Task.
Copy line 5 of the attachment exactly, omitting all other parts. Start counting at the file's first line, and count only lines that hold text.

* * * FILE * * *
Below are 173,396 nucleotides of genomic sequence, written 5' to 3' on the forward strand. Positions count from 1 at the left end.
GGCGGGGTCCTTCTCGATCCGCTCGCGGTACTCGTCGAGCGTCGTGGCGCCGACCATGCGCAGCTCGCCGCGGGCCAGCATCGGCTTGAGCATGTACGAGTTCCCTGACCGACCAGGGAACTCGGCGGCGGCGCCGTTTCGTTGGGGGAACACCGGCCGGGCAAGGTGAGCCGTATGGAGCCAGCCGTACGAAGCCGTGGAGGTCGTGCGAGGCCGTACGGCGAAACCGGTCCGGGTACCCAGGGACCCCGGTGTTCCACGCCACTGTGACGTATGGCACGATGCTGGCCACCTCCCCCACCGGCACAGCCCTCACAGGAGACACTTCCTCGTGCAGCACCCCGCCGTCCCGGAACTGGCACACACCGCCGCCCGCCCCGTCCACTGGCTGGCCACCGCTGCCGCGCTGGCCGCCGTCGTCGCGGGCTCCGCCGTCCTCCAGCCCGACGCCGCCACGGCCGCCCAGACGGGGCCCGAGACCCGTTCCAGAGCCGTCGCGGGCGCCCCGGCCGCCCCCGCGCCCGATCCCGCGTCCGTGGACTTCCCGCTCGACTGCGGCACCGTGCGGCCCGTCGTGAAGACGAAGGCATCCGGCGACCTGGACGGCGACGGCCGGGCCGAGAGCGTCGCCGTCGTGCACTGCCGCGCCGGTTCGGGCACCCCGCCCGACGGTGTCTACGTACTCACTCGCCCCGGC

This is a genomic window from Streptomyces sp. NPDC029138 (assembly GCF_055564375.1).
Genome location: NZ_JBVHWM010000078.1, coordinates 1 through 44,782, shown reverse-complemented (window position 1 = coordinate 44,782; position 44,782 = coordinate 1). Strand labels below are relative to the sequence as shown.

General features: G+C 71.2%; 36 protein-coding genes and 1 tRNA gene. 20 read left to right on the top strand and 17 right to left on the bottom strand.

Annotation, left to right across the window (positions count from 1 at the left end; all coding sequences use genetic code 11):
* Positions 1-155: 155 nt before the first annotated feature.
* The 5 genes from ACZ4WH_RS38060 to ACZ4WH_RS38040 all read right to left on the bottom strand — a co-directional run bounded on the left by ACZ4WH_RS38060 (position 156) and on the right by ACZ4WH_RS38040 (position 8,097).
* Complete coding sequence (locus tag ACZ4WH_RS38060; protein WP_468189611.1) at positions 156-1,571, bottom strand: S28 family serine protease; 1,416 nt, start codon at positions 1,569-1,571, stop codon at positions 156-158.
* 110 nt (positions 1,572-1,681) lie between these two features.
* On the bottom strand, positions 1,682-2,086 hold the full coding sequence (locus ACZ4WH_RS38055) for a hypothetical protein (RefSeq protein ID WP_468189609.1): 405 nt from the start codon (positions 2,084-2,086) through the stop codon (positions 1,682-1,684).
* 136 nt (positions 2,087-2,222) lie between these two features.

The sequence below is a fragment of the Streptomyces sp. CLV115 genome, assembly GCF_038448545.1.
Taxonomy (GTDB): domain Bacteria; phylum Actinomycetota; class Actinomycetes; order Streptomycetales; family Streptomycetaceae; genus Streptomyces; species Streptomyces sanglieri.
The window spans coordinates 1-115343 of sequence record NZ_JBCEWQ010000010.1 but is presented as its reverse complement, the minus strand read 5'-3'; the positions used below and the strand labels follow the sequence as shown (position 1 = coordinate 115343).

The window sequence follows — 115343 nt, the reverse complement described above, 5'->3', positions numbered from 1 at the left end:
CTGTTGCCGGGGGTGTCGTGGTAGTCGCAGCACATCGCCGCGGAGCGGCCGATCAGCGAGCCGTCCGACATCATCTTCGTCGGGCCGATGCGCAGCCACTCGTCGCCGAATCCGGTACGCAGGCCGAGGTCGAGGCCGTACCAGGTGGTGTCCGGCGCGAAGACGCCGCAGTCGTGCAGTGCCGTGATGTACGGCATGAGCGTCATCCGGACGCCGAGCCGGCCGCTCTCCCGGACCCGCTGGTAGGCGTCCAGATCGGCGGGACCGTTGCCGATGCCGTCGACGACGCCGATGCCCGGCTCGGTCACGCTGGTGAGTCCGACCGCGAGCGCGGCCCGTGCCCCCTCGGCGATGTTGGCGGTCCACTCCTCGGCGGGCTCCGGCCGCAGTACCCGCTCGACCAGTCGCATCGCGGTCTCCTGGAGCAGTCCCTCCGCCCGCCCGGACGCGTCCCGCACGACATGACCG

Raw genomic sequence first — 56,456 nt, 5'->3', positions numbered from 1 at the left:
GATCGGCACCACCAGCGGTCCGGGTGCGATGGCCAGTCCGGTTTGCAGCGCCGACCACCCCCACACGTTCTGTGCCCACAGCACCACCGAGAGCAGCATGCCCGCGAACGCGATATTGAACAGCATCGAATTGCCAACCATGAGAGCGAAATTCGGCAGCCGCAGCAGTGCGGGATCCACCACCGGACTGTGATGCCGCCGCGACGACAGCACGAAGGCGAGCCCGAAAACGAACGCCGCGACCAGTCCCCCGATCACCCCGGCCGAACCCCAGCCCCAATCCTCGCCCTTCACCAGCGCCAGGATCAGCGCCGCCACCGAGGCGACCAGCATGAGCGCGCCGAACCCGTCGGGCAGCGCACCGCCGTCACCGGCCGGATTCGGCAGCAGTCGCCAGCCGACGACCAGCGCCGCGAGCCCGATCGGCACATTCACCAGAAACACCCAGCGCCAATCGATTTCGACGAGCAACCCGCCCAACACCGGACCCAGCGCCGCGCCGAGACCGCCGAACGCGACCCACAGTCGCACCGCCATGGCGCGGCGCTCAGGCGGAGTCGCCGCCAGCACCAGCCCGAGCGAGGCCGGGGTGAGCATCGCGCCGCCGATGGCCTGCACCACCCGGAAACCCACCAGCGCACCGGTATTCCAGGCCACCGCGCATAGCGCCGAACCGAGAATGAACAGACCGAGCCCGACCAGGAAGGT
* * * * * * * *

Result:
General features: G+C 71.2%; 36 protein-coding genes and 1 tRNA gene. 20 read left to right on the top strand and 17 right to left on the bottom strand.